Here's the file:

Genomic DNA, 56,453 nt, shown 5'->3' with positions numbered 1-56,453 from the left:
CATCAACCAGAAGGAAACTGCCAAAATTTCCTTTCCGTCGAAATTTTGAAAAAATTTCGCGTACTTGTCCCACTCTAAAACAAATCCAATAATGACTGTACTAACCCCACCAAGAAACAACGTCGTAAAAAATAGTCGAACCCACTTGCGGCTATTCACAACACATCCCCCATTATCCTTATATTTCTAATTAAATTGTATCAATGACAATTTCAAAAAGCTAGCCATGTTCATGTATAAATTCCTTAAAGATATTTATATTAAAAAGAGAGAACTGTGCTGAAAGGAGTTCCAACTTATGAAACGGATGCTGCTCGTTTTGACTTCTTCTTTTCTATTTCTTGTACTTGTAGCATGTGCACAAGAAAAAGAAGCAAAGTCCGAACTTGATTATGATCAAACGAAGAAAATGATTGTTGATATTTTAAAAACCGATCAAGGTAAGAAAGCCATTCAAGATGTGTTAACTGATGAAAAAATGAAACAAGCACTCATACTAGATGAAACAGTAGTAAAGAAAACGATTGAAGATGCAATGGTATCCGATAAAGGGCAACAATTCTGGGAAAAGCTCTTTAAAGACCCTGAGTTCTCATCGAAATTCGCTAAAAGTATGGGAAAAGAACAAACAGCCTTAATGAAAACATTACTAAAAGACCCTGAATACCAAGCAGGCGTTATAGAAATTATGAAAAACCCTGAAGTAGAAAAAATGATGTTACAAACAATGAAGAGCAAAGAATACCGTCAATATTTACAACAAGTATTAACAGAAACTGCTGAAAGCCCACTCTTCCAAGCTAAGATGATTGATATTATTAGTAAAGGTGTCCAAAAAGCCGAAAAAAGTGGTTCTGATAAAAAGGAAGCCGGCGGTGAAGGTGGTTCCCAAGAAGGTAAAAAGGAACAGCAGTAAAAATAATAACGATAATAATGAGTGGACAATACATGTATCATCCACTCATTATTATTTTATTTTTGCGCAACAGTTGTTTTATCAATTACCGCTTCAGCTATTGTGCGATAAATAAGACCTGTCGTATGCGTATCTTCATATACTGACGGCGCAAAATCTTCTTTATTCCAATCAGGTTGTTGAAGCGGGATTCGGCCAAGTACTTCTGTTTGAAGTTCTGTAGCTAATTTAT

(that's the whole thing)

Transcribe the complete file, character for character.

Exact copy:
Genomic DNA, 56,453 nt, shown 5'->3' with positions numbered 1-56,453 from the left:
CATCAACCAGAAGGAAACTGCCAAAATTTCCTTTCCGTCGAAATTTTGAAAAAATTTCGCGTACTTGTCCCACTCTAAAACAAATCCAATAATGACTGTACTAACCCCACCAAGAAACAACGTCGTAAAAAATAGTCGAACCCACTTGCGGCTATTCACAACACATCCCCCATTATCCTTATATTTCTAATTAAATTGTATCAATGACAATTTCAAAAAGCTAGCCATGTTCATGTATAAATTCCTTAAAGATATTTATATTAAAAAGAGAGAACTGTGCTGAAAGGAGTTCCAACTTATGAAACGGATGCTGCTCGTTTTGACTTCTTCTTTTCTATTTCTTGTACTTGTAGCATGTGCACAAGAAAAAGAAGCAAAGTCCGAACTTGATTATGATCAAACGAAGAAAATGATTGTTGATATTTTAAAAACCGATCAAGGTAAGAAAGCCATTCAAGATGTGTTAACTGATGAAAAAATGAAACAAGCACTCATACTAGATGAAACAGTAGTAAAGAAAACGATTGAAGATGCAATGGTATCCGATAAAGGGCAACAATTCTGGGAAAAGCTCTTTAAAGACCCTGAGTTCTCATCGAAATTCGCTAAAAGTATGGGAAAAGAACAAACAGCCTTAATGAAAACATTACTAAAAGACCCTGAATACCAAGCAGGCGTTATAGAAATTATGAAAAACCCTGAAGTAGAAAAAATGATGTTACAAACAATGAAGAGCAAAGAATACCGTCAATATTTACAACAAGTATTAACAGAAACTGCTGAAAGCCCACTCTTCCAAGCTAAGATGATTGATATTATTAGTAAAGGTGTCCAAAAAGCCGAAAAAAGTGGTTCTGATAAAAAGGAAGCCGGCGGTGAAGGTGGTTCCCAAGAAGGTAAAAAGGAACAGCAGTAAAAATAATAACGATAATAATGAGTGGACAATACATGTATCATCCACTCATTATTATTTTATTTTTGCGCAACAGTTGTTTTATCAATTACCGCTTCAGCTATTGTGCGATAAATAAGACCTGTCGTATGCGTATCTTCATATACTGACGGCGCAAAATCTTCTTTATTCCAATCAGGTTGTTGAAGCGGGATTCGGCCAAGTACTTCTGTTTGAAGTTCTGTAGCTAATTTAT